KOPS - Das Institutionelle Repositorium der Universität Konstanz

Episodic Memory Retrieval Functionally Relies on Very Rapid Reactivation of Sensory Information

Episodic Memory Retrieval Functionally Relies on Very Rapid Reactivation of Sensory Information

Zitieren

Dateien zu dieser Ressource

Dateien Größe Format Anzeige

Zu diesem Dokument gibt es keine Dateien.

WALDHAUSER, Gerd T., Verena BRAUN, Simon HANSLMAYR, 2016. Episodic Memory Retrieval Functionally Relies on Very Rapid Reactivation of Sensory Information. In: Journal of Neuroscience. 36(1), pp. 251-260. ISSN 0270-6474. eISSN 1529-2401

@article{Waldhauser2016Episo-33047, title={Episodic Memory Retrieval Functionally Relies on Very Rapid Reactivation of Sensory Information}, year={2016}, doi={10.1523/JNEUROSCI.2101-15.2016}, number={1}, volume={36}, issn={0270-6474}, journal={Journal of Neuroscience}, pages={251--260}, author={Waldhauser, Gerd T. and Braun, Verena and Hanslmayr, Simon} }

Waldhauser, Gerd T. Braun, Verena Hanslmayr, Simon Episodic Memory Retrieval Functionally Relies on Very Rapid Reactivation of Sensory Information 2016-02-19T10:02:19Z Braun, Verena Hanslmayr, Simon eng Episodic memory retrieval is assumed to rely on the rapid reactivation of sensory information that was present during encoding, a process termed "ecphory." We investigated the functional relevance of this scarcely understood process in two experiments in human participants. We presented stimuli to the left or right of fixation at encoding, followed by an episodic memory test with centrally presented retrieval cues. This allowed us to track the reactivation of lateralized sensory memory traces during retrieval. Successful episodic retrieval led to a very early (∼100-200 ms) reactivation of lateralized alpha/beta (10-25 Hz) electroencephalographic (EEG) power decreases in the visual cortex contralateral to the visual field at encoding. Applying rhythmic transcranial magnetic stimulation to interfere with early retrieval processing in the visual cortex led to decreased episodic memory performance specifically for items encoded in the visual field contralateral to the site of stimulation. These results demonstrate, for the first time, that episodic memory functionally relies on very rapid reactivation of sensory information.<br /><br />SIGNIFICANCE STATEMENT Remembering personal experiences requires a “mental time travel” to revisit sensory information perceived in the past. This process is typically described as a controlled, relatively slow process. However, by using electroencephalography to measure neural activity with a high time resolution, we show that such episodic retrieval entails a very rapid reactivation of sensory brain areas. Using transcranial magnetic stimulation to alter brain function during retrieval revealed that this early sensory reactivation is causally relevant for conscious remembering. These results give first neural evidence for a functional, preconscious component of episodic remembering. This provides new insight into the nature of human memory and may help in the understanding of psychiatric conditions that involve the automatic intrusion of unwanted memories. Waldhauser, Gerd T. 2016 2016-02-19T10:02:19Z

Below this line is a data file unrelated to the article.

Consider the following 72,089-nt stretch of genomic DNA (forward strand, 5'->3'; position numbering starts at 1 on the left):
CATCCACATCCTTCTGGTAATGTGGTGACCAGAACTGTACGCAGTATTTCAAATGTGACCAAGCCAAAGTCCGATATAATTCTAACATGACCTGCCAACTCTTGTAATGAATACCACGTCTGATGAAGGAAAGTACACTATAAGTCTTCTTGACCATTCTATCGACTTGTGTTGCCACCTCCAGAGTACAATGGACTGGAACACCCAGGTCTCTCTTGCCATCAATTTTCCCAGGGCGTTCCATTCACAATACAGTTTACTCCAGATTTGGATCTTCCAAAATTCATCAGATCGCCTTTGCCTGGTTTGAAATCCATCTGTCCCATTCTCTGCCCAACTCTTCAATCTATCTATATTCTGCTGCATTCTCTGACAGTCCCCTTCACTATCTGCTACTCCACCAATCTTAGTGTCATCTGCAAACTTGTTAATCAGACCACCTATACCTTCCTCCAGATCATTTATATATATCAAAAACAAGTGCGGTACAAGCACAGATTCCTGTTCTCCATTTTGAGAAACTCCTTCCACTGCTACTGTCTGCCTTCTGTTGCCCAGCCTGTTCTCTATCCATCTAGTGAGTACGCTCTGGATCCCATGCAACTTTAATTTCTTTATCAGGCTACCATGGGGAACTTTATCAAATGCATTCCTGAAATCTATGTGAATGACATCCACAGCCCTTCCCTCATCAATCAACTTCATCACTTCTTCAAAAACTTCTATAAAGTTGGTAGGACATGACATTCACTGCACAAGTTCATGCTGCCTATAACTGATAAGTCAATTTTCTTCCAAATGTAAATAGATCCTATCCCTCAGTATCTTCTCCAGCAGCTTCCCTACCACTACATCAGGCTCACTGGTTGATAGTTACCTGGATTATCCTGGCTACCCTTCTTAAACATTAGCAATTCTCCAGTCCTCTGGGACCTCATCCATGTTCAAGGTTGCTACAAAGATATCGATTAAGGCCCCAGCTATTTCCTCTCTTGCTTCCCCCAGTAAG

Das Dokument erscheint in:

KOPS Suche


Stöbern

Mein Benutzerkonto